It is widely believed, with plenty of evidence to support the hypothesis, that tax cuts spur economic growth. Over the past six decades, tax cut legislation has been implemented by elected officials of both political parties. The Kennedy tax cuts in 1964, Reagan’s tax cuts in 1981, the Clinton/Gingrich tax cuts in 1997, the Trump tax cuts in 2017, and more locally North Carolina’s tax cuts and reforms in 2013 all did what their advocates said the tax cuts would do: they increased economic growth rates and secondarily enhanced government revenues.

So, what is the economic logic that leads us from cutting taxes to greater economic growth?

If you listen to pundits and some economists (both conservative and liberal), you will frequently hear that it’s all about increased spending. Because the cuts “put more money in people’s pockets,” they spend more. And it’s the increased spending that ultimately “stimulates” the economy. While this sounds plausible, it is essentially wrong. Increased spending on the part of consumers/taxpayers, as opposed to the government, is an effect of economic growth, not its cause. The fact is that that the money from the tax cut would get spent with or without the cut. If the taxpayer didn’t have it to spend, the government would.

Spending is not what drives economic growth; earning is.

No one can spend income that they haven’t first earned either through work, entrepreneurial activity, or investment. And tax cuts of any form, particularly if they come in the form of rate reductions on income, enhance the incentive to earn or, more accurately, reduce the disincentive to earn. And how do people earn the money that ultimately translates into the spending that so many would-be economic analysts focus on? It is through the production of goods and services that other people want. In other words, increased production is what drives economic growth and increased consumer demand. And it is the drive and effort to increase one’s earnings that ultimately increase production.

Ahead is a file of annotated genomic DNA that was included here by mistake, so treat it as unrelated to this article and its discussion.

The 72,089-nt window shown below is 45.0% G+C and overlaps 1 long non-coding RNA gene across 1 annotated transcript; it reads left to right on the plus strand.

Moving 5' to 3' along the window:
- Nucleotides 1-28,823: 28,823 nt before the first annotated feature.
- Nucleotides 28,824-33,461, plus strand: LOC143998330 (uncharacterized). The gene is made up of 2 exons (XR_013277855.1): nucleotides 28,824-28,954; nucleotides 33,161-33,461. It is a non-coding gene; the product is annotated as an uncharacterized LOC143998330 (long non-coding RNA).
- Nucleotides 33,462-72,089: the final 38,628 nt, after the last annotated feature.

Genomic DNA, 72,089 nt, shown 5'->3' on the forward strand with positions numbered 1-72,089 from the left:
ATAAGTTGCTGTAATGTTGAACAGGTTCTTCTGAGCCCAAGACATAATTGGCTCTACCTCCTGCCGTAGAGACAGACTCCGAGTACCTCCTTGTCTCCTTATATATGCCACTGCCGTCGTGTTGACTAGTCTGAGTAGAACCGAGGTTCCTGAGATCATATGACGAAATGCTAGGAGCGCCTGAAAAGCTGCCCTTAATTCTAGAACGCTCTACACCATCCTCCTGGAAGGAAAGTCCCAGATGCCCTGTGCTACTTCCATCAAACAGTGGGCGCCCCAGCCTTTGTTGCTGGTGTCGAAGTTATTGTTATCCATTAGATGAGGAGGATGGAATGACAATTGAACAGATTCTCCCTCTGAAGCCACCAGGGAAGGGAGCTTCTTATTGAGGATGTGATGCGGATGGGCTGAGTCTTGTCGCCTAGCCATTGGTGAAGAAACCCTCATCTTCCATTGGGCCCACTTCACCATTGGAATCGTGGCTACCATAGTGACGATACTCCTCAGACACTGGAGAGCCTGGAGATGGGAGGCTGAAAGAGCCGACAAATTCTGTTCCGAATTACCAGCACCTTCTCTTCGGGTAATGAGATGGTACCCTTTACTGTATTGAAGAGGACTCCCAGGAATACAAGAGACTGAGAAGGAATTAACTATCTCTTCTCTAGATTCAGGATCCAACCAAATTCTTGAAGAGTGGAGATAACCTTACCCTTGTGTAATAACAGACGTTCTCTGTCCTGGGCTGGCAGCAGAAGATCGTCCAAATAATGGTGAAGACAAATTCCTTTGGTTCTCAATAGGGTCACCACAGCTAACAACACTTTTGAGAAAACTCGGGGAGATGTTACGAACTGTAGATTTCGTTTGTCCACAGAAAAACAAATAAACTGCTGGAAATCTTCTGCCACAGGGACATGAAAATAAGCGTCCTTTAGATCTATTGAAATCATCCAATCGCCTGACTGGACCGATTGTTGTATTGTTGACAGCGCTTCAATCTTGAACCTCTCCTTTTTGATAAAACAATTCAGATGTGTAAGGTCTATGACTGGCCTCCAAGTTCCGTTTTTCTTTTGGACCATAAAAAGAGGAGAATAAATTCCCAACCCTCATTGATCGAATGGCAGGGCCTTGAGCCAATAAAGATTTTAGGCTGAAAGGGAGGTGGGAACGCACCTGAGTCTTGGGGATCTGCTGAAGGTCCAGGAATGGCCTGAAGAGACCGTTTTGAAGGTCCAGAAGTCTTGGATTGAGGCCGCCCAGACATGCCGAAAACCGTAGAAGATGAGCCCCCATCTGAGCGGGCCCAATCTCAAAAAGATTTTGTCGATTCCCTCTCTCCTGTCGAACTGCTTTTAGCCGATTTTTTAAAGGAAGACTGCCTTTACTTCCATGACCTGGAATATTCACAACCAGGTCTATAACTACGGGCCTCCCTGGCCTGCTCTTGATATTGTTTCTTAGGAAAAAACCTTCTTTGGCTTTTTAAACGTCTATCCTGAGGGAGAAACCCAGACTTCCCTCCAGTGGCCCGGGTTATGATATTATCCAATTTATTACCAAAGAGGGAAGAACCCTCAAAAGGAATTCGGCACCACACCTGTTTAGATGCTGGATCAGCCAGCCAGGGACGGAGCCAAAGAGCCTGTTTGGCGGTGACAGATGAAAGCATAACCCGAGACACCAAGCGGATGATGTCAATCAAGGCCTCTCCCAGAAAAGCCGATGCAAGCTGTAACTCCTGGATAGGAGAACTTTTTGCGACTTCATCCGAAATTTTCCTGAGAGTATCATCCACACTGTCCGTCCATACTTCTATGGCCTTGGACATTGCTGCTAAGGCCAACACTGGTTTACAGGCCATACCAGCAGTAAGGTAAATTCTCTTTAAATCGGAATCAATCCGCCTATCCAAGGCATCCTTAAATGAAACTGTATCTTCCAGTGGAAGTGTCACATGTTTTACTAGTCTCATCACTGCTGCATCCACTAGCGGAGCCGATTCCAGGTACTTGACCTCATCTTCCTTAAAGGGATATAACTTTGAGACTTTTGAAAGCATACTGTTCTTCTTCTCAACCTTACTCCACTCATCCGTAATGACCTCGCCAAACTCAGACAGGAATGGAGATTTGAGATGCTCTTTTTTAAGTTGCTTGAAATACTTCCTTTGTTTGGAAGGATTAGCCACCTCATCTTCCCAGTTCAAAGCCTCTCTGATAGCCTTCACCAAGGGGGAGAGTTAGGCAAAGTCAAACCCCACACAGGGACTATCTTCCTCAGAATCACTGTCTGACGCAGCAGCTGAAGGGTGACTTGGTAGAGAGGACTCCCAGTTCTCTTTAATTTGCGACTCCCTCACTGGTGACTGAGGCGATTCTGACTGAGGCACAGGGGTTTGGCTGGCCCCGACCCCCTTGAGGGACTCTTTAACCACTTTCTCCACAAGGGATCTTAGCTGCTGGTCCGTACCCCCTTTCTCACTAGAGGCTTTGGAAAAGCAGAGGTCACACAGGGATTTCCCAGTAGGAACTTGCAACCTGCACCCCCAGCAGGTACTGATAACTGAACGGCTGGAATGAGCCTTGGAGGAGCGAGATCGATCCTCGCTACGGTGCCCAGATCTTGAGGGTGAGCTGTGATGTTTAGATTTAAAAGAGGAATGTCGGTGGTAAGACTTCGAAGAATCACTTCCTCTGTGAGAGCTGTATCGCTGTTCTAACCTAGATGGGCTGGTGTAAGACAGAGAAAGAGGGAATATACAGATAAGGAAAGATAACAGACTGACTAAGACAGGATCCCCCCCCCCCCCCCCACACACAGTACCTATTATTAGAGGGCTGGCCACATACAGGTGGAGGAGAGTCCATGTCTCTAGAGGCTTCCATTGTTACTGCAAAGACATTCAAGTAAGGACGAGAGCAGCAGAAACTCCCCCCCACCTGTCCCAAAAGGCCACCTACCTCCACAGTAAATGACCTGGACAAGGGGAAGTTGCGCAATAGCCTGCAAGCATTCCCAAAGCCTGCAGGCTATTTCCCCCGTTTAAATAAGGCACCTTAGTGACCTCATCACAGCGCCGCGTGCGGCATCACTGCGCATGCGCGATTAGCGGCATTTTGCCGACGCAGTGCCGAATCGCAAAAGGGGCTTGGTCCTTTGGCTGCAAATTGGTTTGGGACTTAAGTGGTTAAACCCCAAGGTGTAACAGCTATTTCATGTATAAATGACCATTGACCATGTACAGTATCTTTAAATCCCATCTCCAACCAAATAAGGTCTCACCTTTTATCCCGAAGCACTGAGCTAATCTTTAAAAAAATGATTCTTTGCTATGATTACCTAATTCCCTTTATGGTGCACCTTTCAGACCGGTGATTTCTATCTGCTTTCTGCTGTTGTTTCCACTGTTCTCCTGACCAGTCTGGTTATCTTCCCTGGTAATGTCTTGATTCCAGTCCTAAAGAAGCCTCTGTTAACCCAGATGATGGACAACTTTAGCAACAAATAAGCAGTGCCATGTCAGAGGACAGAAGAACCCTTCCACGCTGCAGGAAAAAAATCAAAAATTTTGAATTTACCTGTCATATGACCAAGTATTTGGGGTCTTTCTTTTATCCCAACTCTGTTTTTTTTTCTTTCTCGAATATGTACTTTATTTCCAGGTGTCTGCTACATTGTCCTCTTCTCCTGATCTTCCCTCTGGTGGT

Taxation is a disincentive to earning. The higher the marginal tax rate on any form of income, the less one is allowed to keep from any additional dollar earned. This means that it is less likely that the income-earner will do what it takes, i.e., work more, invest more, build more, hire more people, etc., to earn an extra dollar. The higher the tax, the lower the production and therefore earnings.

It is much more likely that a person will pursue and earn an extra dollar if they can keep 80 cents of it (a 20 percent marginal tax rate) than if they can only keep 40 cents (a 60 percent marginal tax rate). This is true for all kinds of income. A lower tax rate on regular income increases the incentive to work harder, acquire more skills, log overtime hours, and the like. A lower tax rate on interest and capital gains income encourages people to invest in both existing and new entrepreneurial ventures. Reduced corporate income taxes also encourage investment by increasing returns to shareholders and leaving more earnings available for business expansion. One or more of these forms of tax reductions were part of all tax cut plans mentioned above. For example, the recent Trump tax cuts focused on corporate and individual rate cuts, while the capital gains tax was the primary focus of the Clinton/Gingrich cuts in the 1990s.

In North Carolina, the successful changes passed in 2013 saw dramatic tax reductions in all three of the income generators mentioned above. Over time, the top income tax fell from 7.75 percent to a flat rate of 5.25 percent. But because there is no distinction between regular income and capital gains and investment income in the North Carolina tax code, this meant that there was a dramatic tax cut for all income, regardless of how it was earned. Corporate income, which is treated separately, was reduced in several stages from 6.9 percent to 2.5 percent.

What all this means is that the incentive to earn more income, i.e., be more productive, in North Carolina has increased, not just internally but relative to other states in the region and nationally. On average, every year since the passage of these cuts, North Carolina’s economy has grown at nearly twice the rate of the national economy. This has occurred, not because of how much consumers in the state have been spending as a result of the tax cuts, but how much productive effort has been committed to the pursuit of earning.